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The writing-mode attribute specifies whether the initial inline-progression-direction for a <text> element shall be left-to-right, right-to-left, or top-to-bottom. The writing-mode attribute applies only to <text> elements; the attribute is ignored for <tspan>, <tref>, <altGlyph> and <textPath> sub-elements. (Note that the inline-progression-direction can change within a <text> element due to the Unicode bidirectional algorithm and properties direction and unicode-bidi.

As a presentation attribute, it also can be used as a property directly inside a CSS stylesheet, see css writing-mode for further information

Usage context

Categories Presentation attribute
Value lr-tb | rl-tb | tb-rl | lr | rl | tb | inherit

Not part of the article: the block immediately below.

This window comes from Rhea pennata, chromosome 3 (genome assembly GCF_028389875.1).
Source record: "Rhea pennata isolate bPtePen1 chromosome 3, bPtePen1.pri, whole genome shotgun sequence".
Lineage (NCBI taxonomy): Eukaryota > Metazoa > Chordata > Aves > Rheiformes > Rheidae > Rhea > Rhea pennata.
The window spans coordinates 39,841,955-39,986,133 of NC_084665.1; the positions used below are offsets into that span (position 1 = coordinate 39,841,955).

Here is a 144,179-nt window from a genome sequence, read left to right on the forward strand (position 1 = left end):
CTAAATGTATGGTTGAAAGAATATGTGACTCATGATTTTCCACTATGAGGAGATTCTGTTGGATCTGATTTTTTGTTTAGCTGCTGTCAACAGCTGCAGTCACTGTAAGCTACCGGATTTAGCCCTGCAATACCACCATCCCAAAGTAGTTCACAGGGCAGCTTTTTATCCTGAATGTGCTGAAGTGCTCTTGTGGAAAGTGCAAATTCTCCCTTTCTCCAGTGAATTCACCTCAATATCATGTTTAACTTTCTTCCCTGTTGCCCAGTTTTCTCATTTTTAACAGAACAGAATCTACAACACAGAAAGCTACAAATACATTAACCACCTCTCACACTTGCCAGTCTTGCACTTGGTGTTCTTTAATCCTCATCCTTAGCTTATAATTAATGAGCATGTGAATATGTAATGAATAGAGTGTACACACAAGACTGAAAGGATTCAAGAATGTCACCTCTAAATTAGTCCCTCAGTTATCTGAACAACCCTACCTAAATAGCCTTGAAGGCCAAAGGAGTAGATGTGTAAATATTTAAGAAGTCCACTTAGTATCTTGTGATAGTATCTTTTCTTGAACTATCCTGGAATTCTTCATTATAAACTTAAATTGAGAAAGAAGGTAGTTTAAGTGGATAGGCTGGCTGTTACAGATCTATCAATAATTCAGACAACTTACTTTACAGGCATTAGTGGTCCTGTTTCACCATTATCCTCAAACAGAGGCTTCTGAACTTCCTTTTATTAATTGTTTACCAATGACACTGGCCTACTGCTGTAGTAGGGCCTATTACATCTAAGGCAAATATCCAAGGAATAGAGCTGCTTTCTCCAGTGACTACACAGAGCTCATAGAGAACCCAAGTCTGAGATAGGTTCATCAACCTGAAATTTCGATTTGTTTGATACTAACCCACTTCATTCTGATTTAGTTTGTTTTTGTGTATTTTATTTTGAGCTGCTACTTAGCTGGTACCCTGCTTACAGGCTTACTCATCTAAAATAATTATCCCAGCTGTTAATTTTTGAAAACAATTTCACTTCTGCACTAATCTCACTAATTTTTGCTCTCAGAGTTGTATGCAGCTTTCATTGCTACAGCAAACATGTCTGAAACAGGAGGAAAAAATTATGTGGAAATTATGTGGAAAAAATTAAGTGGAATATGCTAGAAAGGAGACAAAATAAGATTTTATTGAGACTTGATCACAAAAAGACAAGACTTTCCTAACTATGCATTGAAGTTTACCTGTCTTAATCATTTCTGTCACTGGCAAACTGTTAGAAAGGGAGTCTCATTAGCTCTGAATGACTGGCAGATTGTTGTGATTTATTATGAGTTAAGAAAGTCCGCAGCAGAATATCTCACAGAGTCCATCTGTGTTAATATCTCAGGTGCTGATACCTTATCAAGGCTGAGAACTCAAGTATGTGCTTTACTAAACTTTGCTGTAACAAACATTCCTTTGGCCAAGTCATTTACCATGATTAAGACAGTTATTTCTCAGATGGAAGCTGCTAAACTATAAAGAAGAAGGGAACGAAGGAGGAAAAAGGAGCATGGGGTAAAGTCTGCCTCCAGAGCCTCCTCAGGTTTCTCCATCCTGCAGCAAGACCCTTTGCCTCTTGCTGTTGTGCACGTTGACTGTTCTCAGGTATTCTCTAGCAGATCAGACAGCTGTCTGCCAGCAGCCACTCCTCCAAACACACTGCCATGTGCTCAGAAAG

Animatable Yes
Normative document SVG 1.1 (2nd Edition)
lr-tb | lr
Sets the initial inline-progression-direction to left-to-right, as is common in most Latin-based documents. For most characters, the current text position is advanced from left to right after each glyph is rendered.
rl-tb | rl
Sets the initial inline-progression-direction to right-to-left, as is common in Arabic or Hebrew scripts.
tb-rl | tb
Sets the initial inline-progression-direction to top-to-bottom, as is common in some Asian scripts, such as Chinese and Japanese. Though hardly as frequent as horizontal, this type of vertical layout also occurs in Latin based documents, particularly in table column or row labels. In most cases, the vertical baselines running through the middle of each glyph are aligned.



The following elements can use the writing-mode attribute

See also

Document Tags and Contributors

 Contributors to this page: teoli, Jeremie
 Last updated by: teoli,